• Personal Property Exemptions: Oregon law allows you to exempt up to $3,000 for household items, furniture, utensils, TVs, and radios, and up to $1,800 in total for clothing, jewelry, and personal items. You can also exempt health aids, books, pictures, and musical instruments up to $600, and food and fuel to last 60 days. 

  • Motor Vehicle Exemption: You can exempt up to $4,450 for any motor vehicle under Oregon law. 

  • Wildcard Exemption: This is a flexible exemption that allows you to protect up to $400 of any personal property not covered by another exemption. 

  • Retirement Accounts: Tax-exempt retirement accounts, including 401(K)s, 403(b)s, profit-sharing and money purchase plans, SEP and SIMPLE IRAs, defined benefit plans, and traditional and Roth IRAs are fully exempt up to $1,512,350 per person. 

Remember, these exemptions apply if you choose to use the Oregon state exemptions. You have the option to use the federal bankruptcy exemptions instead, which might be more beneficial in some cases. It's crucial to consult with an experienced personal bankruptcy attorney like myself to understand which set of exemptions is more favorable for your situation. 

Bankruptcy FAQ

1. Will I lose my retirement accounts if I file for bankruptcy? 

No, you won't lose your retirement accounts when you file for bankruptcy. Federal law allows filers to keep tax-exempt retirement accounts, including 401(K)s, 403(b)s, profit-sharing and money purchase plans, SEP and SIMPLE IRAs, defined benefit plans, and traditional and Roth IRAs up to a certain limit. 

2. Does bankruptcy stop creditor calls? 

Yes, filing for bankruptcy will stop creditor calls. Once you file, the court issues an "automatic stay" that prohibits most creditors from continuing to ask you for payments. If you hire a bankruptcy attorney and refer your creditors to them, they're required to stop contacting you.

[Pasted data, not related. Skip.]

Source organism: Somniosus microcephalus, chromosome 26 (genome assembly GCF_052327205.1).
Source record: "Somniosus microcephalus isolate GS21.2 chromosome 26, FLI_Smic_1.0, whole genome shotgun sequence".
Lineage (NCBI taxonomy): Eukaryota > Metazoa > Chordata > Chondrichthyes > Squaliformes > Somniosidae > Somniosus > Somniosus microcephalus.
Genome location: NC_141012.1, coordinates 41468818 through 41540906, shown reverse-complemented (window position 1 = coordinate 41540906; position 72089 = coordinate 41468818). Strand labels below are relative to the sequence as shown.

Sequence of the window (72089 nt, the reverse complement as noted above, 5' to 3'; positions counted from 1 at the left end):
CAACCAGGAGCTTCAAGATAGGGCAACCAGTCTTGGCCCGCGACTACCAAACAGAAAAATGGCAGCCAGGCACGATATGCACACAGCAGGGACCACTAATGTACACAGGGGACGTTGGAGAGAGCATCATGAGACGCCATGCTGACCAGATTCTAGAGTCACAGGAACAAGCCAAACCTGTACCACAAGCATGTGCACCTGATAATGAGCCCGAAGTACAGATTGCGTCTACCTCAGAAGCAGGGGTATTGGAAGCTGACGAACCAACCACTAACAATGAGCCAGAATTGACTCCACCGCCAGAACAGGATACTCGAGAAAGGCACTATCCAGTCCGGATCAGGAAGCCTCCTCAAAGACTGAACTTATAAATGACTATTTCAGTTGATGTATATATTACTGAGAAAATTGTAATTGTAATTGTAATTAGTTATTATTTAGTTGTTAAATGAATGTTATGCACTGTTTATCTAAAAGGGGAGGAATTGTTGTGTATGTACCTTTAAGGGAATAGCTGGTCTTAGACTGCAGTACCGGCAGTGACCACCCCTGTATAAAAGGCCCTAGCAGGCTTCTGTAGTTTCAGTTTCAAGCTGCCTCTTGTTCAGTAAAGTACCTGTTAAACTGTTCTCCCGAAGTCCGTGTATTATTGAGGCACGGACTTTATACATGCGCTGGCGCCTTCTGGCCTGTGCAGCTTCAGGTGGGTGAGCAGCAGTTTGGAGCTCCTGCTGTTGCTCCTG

3. How long does bankruptcy appear on a credit report? 

Bankruptcy can remain on your credit report for seven to ten years, depending on the chapter filed. Chapter 13 bankruptcy generally stays on your credit report for seven years, while Chapter 7 bankruptcy remains for ten years. 

4. What if creditors don't respect my bankruptcy discharge? 

If creditors aren't respecting your bankruptcy discharge, it's considered a violation of a court order, and they can be held in contempt. You should contact your attorney or the bankruptcy court immediately if this occurs. 

5. Can I file for bankruptcy more than once? 

Yes, you can file for bankruptcy more than once. However, there are time restrictions between filings. The waiting period varies depending on the chapter previously filed and the chapter you plan to file. 

6. Do I need a bankruptcy attorney? 

While it's possible to file for bankruptcy on your own, it's highly recommended to hire a bankruptcy attorney. An experienced bankruptcy attorney can help you understand the process, qualify for the chapter of your choice, determine when it's time to file, help you keep the property you want, and ensure you don't run afoul of fraud or other issues. 

Personal Bankruptcy Attorney Serving Gresham and Beaverton, Oregon 

At Lyndon Ruhnke, P.C., I can guide you through the bankruptcy process, helping you understand each option and how it applies to your situation. I can provide personalized attention and assurance, acting as your trusted guide in these challenging situations. Contact my firm for a chance to start fresh and build a more secure financial future.